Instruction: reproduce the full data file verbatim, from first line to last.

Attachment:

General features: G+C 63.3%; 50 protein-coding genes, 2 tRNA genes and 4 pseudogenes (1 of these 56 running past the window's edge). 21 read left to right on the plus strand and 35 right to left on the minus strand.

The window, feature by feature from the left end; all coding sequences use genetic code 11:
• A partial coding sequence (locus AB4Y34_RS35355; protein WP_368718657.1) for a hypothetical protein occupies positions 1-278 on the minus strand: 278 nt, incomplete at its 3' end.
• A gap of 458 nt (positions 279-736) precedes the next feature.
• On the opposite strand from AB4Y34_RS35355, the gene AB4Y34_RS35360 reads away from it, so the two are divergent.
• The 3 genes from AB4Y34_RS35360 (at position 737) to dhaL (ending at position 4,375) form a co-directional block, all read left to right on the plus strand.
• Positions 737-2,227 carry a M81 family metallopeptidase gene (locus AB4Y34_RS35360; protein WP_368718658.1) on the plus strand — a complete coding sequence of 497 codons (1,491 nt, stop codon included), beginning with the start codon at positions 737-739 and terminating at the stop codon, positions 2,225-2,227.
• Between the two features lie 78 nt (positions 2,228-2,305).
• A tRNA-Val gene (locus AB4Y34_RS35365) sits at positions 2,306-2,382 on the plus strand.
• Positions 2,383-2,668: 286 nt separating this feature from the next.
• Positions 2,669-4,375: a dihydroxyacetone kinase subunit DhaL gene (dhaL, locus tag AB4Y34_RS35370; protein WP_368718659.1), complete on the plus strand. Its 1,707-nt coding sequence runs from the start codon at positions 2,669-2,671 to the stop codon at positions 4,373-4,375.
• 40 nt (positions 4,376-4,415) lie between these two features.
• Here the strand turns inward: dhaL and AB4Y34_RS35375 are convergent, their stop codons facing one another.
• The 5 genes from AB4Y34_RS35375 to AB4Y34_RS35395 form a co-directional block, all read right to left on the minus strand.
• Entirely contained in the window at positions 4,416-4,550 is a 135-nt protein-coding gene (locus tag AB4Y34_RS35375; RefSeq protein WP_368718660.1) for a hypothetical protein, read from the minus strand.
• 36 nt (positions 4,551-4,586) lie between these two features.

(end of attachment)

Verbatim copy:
General features: G+C 63.3%; 50 protein-coding genes, 2 tRNA genes and 4 pseudogenes (1 of these 56 running past the window's edge). 21 read left to right on the plus strand and 35 right to left on the minus strand.

The window, feature by feature from the left end; all coding sequences use genetic code 11:
• A partial coding sequence (locus AB4Y34_RS35355; protein WP_368718657.1) for a hypothetical protein occupies positions 1-278 on the minus strand: 278 nt, incomplete at its 3' end.
• A gap of 458 nt (positions 279-736) precedes the next feature.
• On the opposite strand from AB4Y34_RS35355, the gene AB4Y34_RS35360 reads away from it, so the two are divergent.
• The 3 genes from AB4Y34_RS35360 (at position 737) to dhaL (ending at position 4,375) form a co-directional block, all read left to right on the plus strand.
• Positions 737-2,227 carry a M81 family metallopeptidase gene (locus AB4Y34_RS35360; protein WP_368718658.1) on the plus strand — a complete coding sequence of 497 codons (1,491 nt, stop codon included), beginning with the start codon at positions 737-739 and terminating at the stop codon, positions 2,225-2,227.
• Between the two features lie 78 nt (positions 2,228-2,305).
• A tRNA-Val gene (locus AB4Y34_RS35365) sits at positions 2,306-2,382 on the plus strand.
• Positions 2,383-2,668: 286 nt separating this feature from the next.
• Positions 2,669-4,375: a dihydroxyacetone kinase subunit DhaL gene (dhaL, locus tag AB4Y34_RS35370; protein WP_368718659.1), complete on the plus strand. Its 1,707-nt coding sequence runs from the start codon at positions 2,669-2,671 to the stop codon at positions 4,373-4,375.
• 40 nt (positions 4,376-4,415) lie between these two features.
• Here the strand turns inward: dhaL and AB4Y34_RS35375 are convergent, their stop codons facing one another.
• The 5 genes from AB4Y34_RS35375 to AB4Y34_RS35395 form a co-directional block, all read right to left on the minus strand.
• Entirely contained in the window at positions 4,416-4,550 is a 135-nt protein-coding gene (locus tag AB4Y34_RS35375; RefSeq protein WP_368718660.1) for a hypothetical protein, read from the minus strand.
• 36 nt (positions 4,551-4,586) lie between these two features.